Is it any wonder that a cash-only system is being adopted by more and more medical practices? Not having to deal with insurance claims and related paperwork saves time and money. Will this even be an option in an era of government-mandated, government-structured health insurance?
In addition, the President has already been asking Congress to grant the Executive Branch – in the guise of an ‘independent’ advisory board – more power to recommend (dictate?) Medicare reimbursement rate modifications. These rates now vary from region to region, where local legislators often help decide what they will be. The proposed new board would end this practice, handing more control to the federal government.
Thirdly, there is a development that is only just now coming to light. When you think of people who belong to unions, you don’t usually think of doctors and other medical professionals. (Well, maybe nurses.) But, that may change. It seems some congressional friends of Big Labor slipped some “last minute” provisions in the proposed bill that will force hundreds of thousands of physicians, surgeons, and other health care workers to unionize. This will mean millions (billions?) of dollars in new union dues going to union war chests, to be spent on new bureaucracies to influence health care policies and negotiations, more corruption, and financing of the Big Labor political agenda. (Of course, unions will get favored treatment under the legislation, but not necessarily in the better interests of the average union member.) And if you object to Obamacare and/or compulsory unionization, you may find yourself on the wrong end of intimidation and other strongarm tactics of persuasion. (Just ask Kenneth Gladney, who recently spent a couple days in the hospital recuperating from a harsh beating at the hands of union thugs, when they found him handing out anti-Obamacare “Don’t Tread On Me” flags.)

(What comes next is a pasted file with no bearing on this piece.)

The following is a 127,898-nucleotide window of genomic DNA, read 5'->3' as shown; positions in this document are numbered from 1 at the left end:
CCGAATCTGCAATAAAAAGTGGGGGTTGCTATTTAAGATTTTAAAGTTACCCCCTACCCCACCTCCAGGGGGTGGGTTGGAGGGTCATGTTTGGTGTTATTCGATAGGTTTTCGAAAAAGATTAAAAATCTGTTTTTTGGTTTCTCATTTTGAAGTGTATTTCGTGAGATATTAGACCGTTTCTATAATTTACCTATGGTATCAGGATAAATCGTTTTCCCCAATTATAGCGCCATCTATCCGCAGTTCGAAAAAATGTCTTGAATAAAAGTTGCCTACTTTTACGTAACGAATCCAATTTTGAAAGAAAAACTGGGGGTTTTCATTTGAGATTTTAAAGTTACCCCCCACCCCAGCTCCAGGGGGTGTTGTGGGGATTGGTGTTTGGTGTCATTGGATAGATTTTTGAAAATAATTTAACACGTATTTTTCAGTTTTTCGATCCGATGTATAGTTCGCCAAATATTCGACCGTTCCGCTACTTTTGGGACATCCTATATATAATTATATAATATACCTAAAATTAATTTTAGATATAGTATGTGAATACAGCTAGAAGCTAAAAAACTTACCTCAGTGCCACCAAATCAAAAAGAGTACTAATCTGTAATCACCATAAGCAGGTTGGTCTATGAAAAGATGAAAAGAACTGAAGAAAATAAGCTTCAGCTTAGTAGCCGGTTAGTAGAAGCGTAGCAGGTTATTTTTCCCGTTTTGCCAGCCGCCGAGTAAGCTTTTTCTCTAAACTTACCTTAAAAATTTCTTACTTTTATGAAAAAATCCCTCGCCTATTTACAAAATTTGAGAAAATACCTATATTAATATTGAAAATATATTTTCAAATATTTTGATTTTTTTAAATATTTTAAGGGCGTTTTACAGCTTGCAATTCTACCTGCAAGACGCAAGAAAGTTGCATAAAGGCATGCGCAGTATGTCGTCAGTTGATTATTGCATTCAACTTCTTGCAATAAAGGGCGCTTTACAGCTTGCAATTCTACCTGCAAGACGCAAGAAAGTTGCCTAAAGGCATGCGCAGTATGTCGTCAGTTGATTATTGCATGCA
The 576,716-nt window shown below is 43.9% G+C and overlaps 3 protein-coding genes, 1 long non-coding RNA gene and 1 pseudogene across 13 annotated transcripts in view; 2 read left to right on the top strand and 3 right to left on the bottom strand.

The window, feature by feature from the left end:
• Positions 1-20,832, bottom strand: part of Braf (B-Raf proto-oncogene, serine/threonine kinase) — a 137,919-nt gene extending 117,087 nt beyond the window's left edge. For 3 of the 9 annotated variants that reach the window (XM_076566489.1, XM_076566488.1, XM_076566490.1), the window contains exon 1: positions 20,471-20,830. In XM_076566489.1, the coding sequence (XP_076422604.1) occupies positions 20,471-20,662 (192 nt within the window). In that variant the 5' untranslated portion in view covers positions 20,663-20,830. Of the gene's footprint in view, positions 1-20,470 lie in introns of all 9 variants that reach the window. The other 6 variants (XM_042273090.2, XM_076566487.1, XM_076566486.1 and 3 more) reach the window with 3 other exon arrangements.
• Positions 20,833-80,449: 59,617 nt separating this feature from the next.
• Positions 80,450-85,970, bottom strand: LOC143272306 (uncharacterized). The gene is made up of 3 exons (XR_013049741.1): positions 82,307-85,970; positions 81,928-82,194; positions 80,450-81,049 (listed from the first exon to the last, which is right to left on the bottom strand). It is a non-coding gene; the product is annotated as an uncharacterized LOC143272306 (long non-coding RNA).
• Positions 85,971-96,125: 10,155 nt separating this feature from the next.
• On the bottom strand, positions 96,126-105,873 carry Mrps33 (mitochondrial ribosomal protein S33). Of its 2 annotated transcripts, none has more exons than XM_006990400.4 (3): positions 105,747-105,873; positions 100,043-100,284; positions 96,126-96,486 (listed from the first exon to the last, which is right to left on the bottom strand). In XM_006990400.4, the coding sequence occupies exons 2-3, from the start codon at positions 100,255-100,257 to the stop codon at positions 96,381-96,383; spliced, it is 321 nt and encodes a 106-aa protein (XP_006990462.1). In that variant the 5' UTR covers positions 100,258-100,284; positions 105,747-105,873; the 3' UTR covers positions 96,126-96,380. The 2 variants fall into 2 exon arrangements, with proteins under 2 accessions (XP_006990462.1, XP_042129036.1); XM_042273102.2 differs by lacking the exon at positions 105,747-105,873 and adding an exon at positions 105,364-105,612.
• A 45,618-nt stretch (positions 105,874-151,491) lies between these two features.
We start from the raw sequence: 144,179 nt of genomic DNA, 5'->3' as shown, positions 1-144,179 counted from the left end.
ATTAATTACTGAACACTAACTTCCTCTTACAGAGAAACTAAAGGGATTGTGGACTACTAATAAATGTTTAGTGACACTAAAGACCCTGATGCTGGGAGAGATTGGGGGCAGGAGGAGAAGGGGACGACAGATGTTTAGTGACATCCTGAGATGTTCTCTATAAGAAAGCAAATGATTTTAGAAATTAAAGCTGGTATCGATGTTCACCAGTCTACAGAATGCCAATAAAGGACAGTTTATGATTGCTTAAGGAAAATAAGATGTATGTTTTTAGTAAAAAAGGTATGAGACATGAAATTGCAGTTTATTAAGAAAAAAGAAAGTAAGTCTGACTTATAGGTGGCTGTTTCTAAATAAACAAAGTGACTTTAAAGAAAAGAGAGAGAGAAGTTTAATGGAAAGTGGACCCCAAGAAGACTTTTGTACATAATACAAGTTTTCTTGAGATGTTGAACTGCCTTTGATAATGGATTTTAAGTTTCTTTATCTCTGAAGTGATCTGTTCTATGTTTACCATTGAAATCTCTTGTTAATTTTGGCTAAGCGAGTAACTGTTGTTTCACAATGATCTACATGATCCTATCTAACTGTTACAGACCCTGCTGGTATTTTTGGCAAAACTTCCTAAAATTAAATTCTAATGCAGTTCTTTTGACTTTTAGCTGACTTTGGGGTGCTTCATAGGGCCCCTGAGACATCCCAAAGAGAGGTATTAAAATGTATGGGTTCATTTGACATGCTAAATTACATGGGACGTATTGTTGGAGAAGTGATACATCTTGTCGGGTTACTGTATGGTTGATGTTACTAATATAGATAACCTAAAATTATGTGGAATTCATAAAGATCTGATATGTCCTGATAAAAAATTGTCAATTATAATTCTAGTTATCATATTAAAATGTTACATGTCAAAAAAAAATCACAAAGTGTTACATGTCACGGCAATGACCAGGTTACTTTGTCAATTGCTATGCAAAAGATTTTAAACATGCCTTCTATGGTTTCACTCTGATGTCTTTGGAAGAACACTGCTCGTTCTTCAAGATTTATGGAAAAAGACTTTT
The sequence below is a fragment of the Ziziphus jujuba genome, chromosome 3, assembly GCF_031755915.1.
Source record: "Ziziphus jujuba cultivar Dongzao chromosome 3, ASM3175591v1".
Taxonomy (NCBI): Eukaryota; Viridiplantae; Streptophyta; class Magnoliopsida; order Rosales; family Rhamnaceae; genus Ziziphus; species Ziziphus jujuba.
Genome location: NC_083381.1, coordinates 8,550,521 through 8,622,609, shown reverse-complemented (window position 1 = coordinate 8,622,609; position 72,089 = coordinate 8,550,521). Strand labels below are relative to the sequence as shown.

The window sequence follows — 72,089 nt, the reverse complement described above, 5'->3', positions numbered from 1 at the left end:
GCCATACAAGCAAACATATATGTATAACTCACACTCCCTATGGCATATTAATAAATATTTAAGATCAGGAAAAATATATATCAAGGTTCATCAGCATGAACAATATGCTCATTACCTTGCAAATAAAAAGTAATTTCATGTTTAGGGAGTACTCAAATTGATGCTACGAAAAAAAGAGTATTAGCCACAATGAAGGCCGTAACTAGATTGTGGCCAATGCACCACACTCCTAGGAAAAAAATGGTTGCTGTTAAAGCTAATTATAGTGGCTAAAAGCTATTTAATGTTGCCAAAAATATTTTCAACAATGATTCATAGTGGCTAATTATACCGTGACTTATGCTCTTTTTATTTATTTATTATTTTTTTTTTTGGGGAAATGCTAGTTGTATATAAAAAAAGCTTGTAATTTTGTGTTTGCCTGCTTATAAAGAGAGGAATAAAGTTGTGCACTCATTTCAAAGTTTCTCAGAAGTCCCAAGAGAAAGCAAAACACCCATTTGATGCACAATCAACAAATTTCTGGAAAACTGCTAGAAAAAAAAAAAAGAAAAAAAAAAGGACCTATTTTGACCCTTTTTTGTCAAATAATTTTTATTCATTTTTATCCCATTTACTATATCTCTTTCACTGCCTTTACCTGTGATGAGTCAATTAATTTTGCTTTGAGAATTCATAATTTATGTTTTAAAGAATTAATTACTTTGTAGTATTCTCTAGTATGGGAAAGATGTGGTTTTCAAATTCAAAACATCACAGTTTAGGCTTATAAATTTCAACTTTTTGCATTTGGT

So,… Obamacare is supposed to cover millions more people, but it does nothing to encourage people to go into medicine. Instead, it will cut costs by underpaying hospitals and physicians for their services. Plus, it will force health care professionals to unionize, thereby inserting more bureaucracy, corruption, control, and unnecessary expenditures into the mix. (Can we afford to have our doctors pressured or ordered to go on strike?) Hmmm. If, at the very least, you don’t see long waits and decreased quality of care in our future, you’re just not paying attention.
< to be continued… >